Using e-paper for a weather station is an ideal solution, as the data does not need to be updated often. By default, the station reaches out every 20 minutes for new data over WiFi and then updates the display. Daniel Eichhorn already has published kits for OLED (see “WiFi OLED Mini Weather Station with ESP8266“) and touch display (see “WiFi TFT Touch LCD Weather Station with ESP8266“). I like them both, but especially the TFT one is very power-hungry and not really designed to work from batteries. What I would like is a station which can run for weeks.

More details at MCU on Eclipse site.

MickMake Mail #20: SAMG53, SAM4S & Anet 3D printer // News

Not much coming in to the MickMake studios this week so I delve in to a 3D printer I received from BangGood a couple of weeks back. SAM4S Xplained Pro I bought a couple of these for a project I’m working on that relies heavily on ultra low power consumption. Continue reading MickMake Mail #20: SAMG53, SAM4S & Anet 3D printer // News

Posted by Mick on MickMake - Live. Learn. Make.

PIC18 four-channel DMX relay controller

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Glen Akins has a nice build log on his four channel DMX-controlled relay, that is available on GitHub:

 Halloween was right around the corner and I needed a timer with a bunch of relays to trigger some store-bought props and a fog machine periodically. (Mental note: read fog machine specs carefully—not all come with timer remotes.) My first thought was an Arduino and cheap relay board. Second thought was to build something with a micro and some relays. Third thought was that if I’m going to build something, might as well add DMX and package it up into a neat enclosure. Hence, the four channel DMX-controlled relay project was born.

See the full post on his blog.

A Certificate Authority with OpenSSL

The security of several protocols is implemented using SSL certificates. Usually, those certificates are created by public certificate authorities. If we’re connecting to a website (HTTPS protocol), the browser we’re using must recognize the identity of the CA that signed the server certificate, otherwise an error message is shown:

ca-002

A CA “creates” a new certificate signing it with its own certificate… you can find more than one level, for example the Google certificate (in blu) has been signed by an intermediate CA (green), whose certificate is signed by a root CA (red):

ca-001

To consider the certificate valid, the browser or the operating system must have the certificates of the CAs that signed it in their trusted repository:

ca-003

Today I’ll explain you how to create a CA using an opensource tool, OpenSSL. This CA will be very useful everytime you’ll need an SSL certificate for internal use.

After having installed the OpenSSL tool, create a new folder dedicated to the CA (in my example, MyCA).

Within the new folder, create some empty folders and files:

ca-004

Open the “serial” file and type the value 1000 (this will be the serial number of our first certificate).

Now download from my Github repository the openssl.cnf file and copy it in the MyCA folder. This file contains the whole configuration of the Certificate Authority.

Open the file and change the dir parameter with the path of your CA’s main folder:

ca-005

Now generate the private key of your CA. All the following commands must be issued in the MyCA folder:

openssl genrsa -aes256 -out private/ca.key.pem 4096

You’ll be prompted for a password; it’s very important to note it down because you’ll need it everytime you’ll use the CA.

Now generate the self-signed certificate for the CA:

openssl req -config openssl.cnf -key private/ca.key.pem -new -x509 -days 3650 
 -sha256 -extensions v3_ca -out certs/ca.cert.pem

OpenSSL will ask some information; the most important of which is the Common Name, that is the name which identifies your CA:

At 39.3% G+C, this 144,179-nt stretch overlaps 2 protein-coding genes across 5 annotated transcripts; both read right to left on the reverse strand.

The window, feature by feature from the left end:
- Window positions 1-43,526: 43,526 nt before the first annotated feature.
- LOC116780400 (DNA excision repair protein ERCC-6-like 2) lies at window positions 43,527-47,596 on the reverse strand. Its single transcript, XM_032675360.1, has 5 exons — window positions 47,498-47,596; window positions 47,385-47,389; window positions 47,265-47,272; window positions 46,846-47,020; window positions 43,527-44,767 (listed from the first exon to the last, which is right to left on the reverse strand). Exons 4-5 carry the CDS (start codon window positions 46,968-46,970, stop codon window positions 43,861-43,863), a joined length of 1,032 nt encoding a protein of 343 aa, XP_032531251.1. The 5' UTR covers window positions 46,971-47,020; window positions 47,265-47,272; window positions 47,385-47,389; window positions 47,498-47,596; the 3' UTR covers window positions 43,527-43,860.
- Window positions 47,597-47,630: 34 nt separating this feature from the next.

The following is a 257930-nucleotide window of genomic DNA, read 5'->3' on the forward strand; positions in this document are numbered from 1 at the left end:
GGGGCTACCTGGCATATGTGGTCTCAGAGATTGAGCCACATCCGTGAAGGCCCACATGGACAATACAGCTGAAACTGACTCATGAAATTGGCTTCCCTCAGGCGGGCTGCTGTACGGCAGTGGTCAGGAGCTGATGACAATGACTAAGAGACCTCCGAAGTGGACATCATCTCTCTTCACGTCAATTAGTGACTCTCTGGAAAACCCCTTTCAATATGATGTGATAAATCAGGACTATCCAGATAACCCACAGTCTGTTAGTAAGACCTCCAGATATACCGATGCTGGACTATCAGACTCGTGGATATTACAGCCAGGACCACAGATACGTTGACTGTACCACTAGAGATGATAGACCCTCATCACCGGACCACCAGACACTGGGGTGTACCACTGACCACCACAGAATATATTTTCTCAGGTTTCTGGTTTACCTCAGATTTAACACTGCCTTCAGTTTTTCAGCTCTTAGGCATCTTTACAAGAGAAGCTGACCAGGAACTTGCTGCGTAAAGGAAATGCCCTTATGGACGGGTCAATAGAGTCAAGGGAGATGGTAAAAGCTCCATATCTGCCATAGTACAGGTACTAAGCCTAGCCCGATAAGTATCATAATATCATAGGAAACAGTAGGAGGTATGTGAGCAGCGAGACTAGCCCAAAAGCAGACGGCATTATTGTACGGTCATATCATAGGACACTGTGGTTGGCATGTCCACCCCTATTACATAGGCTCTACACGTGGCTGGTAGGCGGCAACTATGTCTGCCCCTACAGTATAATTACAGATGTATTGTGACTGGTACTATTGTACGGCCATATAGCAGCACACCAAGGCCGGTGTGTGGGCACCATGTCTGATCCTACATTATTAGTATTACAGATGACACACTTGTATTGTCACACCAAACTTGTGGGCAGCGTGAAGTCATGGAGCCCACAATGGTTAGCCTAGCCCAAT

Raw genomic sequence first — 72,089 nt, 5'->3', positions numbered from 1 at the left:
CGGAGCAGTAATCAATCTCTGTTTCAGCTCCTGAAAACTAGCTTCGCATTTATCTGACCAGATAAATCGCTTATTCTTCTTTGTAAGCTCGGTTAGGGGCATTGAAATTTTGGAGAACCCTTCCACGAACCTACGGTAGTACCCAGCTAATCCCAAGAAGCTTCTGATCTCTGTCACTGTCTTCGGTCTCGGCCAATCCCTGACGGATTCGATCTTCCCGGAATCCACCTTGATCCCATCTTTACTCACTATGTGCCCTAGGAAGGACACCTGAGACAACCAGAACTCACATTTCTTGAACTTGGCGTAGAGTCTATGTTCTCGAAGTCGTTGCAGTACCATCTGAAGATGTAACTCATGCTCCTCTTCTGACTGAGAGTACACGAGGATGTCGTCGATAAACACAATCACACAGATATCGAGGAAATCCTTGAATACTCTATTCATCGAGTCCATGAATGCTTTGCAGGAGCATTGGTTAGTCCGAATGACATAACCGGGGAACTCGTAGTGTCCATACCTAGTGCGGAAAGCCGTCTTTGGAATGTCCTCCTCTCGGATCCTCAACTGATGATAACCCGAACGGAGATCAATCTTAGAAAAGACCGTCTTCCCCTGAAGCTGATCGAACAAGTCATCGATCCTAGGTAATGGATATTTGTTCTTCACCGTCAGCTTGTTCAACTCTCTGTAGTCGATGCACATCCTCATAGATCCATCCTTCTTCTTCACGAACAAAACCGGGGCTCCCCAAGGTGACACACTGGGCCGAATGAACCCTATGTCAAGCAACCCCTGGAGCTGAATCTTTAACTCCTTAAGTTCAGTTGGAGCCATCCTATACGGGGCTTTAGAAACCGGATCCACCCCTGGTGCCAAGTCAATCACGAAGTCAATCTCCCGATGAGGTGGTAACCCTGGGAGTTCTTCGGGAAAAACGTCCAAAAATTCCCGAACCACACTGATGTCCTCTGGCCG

ca-006

Let’s now generate client or server certificates using your new CA.

Generating a new certificate starts from a private key, that will be safely stored on the system which will use the certificate (for example on the webserver that will publish the site in HTTPS). Then you have to generate a CSR (certificate signing request) from the key. The CSR is the file that will be signed by the CA to produce the final certificate.

As CA administrator, you can receive the CSR file from the end user; alternatively you can generate it using OpenSSL:

1. generate the private key (RSA algorithm) for your new certificate:

openssl.exe genrsa -out server.key

2. generate the CSR file:

openssl.exe req -new -config openssl.cnf -key server.key -out server.csr

Again you are prompted for some information, including the name (common name) of your server.

Now generate the certificate signing the request:

openssl.exe ca -config openssl.cnf -extensions server_cert 
 -notext -in server.csr -out server.cer

Confirm with two Y (yes) and your new certificate is ready:

ca-007

Building a Midi hat and jukebox using the Raspberry Pi

pi-midi-jukebox-final-600

Dr. Scott M. Baker has published a new build:

I picked up a Roland SC-55 to use with my retrocomputer setup recently, and I figured it would be cool to turn the thing into a standalone midi jukebox, so that no “computer” is required. I also figured this would be relatively easy, using a raspberry pi as the controller to drive the SC-55. My first step was to figure out how to get MIDI out from a raspberry pi. One option would have been to purchase a USB-MIDI adapter. This would have worked, but I really wanted to develop a native raspberry pi MIDI interface rather than using USB. MIDI is a fairly simple interface, and the raspberry pi has built in serial capability, so this ought not to be too difficult.

Project details can be found on Dr. Scott M. Baker’s blog.

Check out the video after the break.

App note: Grid-connected solar microinverter reference design

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A good read from Microchip on the theory behind inverter design connected to grip power. Link here (PDF)

There are two main requirements for solar inverter systems: harvest available energy from the PV panel and inject a sinusoidal current into the grid in phase with the grid voltage. In order to harvest the energy out of the PV panel, a Maximum Power Point Tracking (MPPT) algorithm is required. This algorithm determines the maximum amount of power available from the PV module at any given time. Interfacing to the grid requires solar inverter systems to abide by certain standards given by utility companies. These standards, such as EN61000-3-2, IEEE1547 and the U.S. National Electrical Code (NEC) 690, deal with power quality, safety, grounding and detection of islanding conditions.